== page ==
- v. UK alternative spelling of scandalize.
- v. strike with disgust or revulsion
“He would simply "scandalise" his mainsail without reefing it, haul the staysail sheet to windward, and let the cutter head reach till daylight.”
“Dead or fled, the man was out of Meirion's way, and could scandalise Morgant no longer.”
“I have no doubt it was meant to scandalise polite society and satirise their hypocrisy, but how would polite society have got itself into the Mond drawing room?”
“Some of the not overflowing things that can in any case scandalise: Bible quotes”
“Some of the few things that can still scandalise: Bible quotes”
“Some of the few things that can still scandalise: Biblequotes”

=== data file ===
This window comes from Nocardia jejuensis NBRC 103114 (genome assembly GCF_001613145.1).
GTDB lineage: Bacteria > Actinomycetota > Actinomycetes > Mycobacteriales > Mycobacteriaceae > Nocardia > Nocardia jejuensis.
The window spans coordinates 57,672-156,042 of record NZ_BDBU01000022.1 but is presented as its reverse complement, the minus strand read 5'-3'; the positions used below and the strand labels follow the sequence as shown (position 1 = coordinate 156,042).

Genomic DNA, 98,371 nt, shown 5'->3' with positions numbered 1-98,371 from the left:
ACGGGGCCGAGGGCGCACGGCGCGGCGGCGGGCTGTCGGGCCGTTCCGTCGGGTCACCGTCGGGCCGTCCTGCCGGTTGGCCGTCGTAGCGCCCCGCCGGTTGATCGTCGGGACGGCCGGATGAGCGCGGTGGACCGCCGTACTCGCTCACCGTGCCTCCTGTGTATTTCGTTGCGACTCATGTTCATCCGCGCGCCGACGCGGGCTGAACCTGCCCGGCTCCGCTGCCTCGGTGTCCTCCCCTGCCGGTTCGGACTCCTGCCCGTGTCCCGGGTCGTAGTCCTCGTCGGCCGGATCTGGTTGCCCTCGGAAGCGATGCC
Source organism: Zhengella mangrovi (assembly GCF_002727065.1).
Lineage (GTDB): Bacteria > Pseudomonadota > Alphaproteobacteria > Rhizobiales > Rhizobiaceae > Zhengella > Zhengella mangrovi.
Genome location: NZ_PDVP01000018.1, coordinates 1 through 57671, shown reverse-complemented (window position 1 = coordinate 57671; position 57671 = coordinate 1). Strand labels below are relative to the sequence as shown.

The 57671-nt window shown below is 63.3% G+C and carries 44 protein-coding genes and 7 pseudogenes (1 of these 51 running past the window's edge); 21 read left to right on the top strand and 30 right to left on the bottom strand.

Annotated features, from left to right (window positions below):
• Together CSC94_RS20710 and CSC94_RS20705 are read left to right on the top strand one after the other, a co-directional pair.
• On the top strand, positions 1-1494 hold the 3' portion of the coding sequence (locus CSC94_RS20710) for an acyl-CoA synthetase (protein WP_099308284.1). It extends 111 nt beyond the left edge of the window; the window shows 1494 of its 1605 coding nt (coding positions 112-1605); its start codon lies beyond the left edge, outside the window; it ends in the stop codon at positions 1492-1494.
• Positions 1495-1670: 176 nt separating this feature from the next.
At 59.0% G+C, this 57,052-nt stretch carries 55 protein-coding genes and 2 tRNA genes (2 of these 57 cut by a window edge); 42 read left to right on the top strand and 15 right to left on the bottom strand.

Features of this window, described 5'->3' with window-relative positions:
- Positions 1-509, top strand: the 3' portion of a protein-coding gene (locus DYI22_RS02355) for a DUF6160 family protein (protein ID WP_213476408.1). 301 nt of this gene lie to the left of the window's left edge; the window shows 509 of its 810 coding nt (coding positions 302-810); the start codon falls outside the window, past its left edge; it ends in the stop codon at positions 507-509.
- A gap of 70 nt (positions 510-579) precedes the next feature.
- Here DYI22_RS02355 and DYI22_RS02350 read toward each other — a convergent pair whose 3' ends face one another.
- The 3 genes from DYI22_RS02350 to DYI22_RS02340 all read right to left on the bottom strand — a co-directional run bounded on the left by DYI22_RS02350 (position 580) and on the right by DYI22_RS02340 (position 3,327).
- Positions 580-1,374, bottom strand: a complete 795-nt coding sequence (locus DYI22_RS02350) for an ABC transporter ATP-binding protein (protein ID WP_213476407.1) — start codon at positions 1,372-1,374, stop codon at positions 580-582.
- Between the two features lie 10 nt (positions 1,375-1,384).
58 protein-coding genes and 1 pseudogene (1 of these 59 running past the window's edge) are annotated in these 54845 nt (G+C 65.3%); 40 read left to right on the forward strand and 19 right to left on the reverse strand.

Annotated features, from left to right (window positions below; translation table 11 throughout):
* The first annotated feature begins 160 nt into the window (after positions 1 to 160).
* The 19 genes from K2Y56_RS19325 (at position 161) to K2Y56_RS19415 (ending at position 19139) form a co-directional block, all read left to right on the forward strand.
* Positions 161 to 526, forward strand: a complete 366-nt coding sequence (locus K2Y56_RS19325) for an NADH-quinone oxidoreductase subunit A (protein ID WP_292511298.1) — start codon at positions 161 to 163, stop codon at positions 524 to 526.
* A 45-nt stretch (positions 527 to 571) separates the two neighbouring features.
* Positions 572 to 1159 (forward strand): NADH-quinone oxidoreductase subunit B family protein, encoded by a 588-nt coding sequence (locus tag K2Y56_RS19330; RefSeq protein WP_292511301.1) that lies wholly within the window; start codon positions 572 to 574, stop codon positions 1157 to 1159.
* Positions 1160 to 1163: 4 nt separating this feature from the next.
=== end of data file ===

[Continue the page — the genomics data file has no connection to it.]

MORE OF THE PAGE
“Some of the few things that can still scandalise: Bible quotes « Anglican Samizdat”
““I will not scandalise this good man with my foolish garb: I have a mantle for ordinary wear.””
“His behaviour was not so much to scandalise his neighbours but rather to keep himself on his feet in same way or other.”
“Words sometimes mean more than what they appear to say on the surface," he writes, going on to interpret the words as contemptuous because they had an "inherent tendency" to "scandalise the court.”
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